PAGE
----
11:13 p.m.
Wednesday, 22 November 2017

Industrial production increased

El Centro, California.- Industrial production increased 0.7 percent in February after having been unchanged in January, The Federal Reserve Board reported today.

Manufacturing output rose 0.8 percent in February, and the index revised up for the previous two months. In February, the output of utilities advanced 1.6 percent, as temperatures for the month were near their seasonal norms after two months of unseasonably warm weather.

The production at mines declined 0.3 percent, its third consecutive monthly decrease. At 99.5 percent of its 2007 average, total industrial production in February was 2.5 percent above its level of a year earlier. The capacity utilization rate for total industry increased to 79.6 percent, a rate that is 0.6 percentage point below its long-run (1972--2012) average.

Market Groups

The production of consumer goods increased 0.7 percent in February following a gain of 0.2 percent in January. In February, the index for consumer durables advanced 1.7 percent. Among durable consumer goods categories, the indexes for automotive products, home electronics, and miscellaneous goods all increased 1.3 percent or more, while the index for appliances, furniture, and carpeting moved up 0.2 percent after having jumped 3.2 percent in January. The production of consumer nondurables rose 0.4 percent in February as a result of a gain of 1.4 percent for consumer energy products. The index for non-energy nondurables was unchanged, with increases in foods and tobacco and in paper products offset by decreases in clothing and in chemical products.

After having fallen 1.3 percent in January, the output of business equipment increased 2.5 percent in February; the index was up 6.6 percent over its year-earlier level. The gain in February reflected a jump of 4.7 percent in transit equipment, a rise of 2.2 percent in industrial and other equipment, and an increase of 0.3 percent in information processing equipment. Each of these indexes had moved down in January.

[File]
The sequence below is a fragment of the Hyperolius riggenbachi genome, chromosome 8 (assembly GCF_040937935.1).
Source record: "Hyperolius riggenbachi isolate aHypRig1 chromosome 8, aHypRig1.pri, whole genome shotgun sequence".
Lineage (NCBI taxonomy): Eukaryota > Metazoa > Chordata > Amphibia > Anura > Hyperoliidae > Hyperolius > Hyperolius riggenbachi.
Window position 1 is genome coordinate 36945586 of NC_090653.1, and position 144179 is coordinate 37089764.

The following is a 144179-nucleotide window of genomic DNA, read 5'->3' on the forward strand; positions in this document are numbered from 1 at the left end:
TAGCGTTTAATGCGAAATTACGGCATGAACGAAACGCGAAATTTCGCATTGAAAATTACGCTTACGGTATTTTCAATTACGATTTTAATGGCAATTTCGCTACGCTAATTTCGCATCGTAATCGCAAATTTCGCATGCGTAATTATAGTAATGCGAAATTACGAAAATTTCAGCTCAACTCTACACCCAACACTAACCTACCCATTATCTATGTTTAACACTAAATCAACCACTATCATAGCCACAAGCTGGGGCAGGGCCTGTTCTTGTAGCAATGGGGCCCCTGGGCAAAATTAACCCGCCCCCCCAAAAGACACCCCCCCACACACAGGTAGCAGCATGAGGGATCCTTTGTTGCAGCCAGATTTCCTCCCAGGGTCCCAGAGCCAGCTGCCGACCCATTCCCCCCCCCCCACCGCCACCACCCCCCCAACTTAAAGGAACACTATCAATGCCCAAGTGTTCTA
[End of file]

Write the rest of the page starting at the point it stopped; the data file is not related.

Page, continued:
The production of defense and space equipment decreased 0.6 percent in February following an increase of 1.8 percent in January. In February, the index was up 1.2 percent over its year-earlier level.

Among nonindustrial supplies, the output of construction supplies increased 1.5 percent in February for its fourth consecutive monthly gain exceeding 1 percent. The production of business supplies rose 0.8 percent in February after having risen 0.6 percent in January.

The production of materials to be processed further in the industrial sector moved up 0.3 percent in February. The output of durable materials rose 0.3 percent; an increase of 1.5 percent in equipment parts was partly offset by a decrease of 1.0 percent in consumer parts. The index for nondurable materials moved up 0.5 percent, primarily as a result of a gain of 1.0 percent for chemical materials. The index for energy materials edged up 0.2 percent; a reduction in the extraction of oil and natural gas held down the increase.

Industry Groups

Manufacturing output rose 0.8 percent in February after having fallen 0.3 percent in January; factory output in February was 2.0 percent above its level of a year earlier. Capacity utilization for manufacturing moved up 0.5 percentage point in February to 78.3 percent, a rate 0.5 percentage point below its long-run average.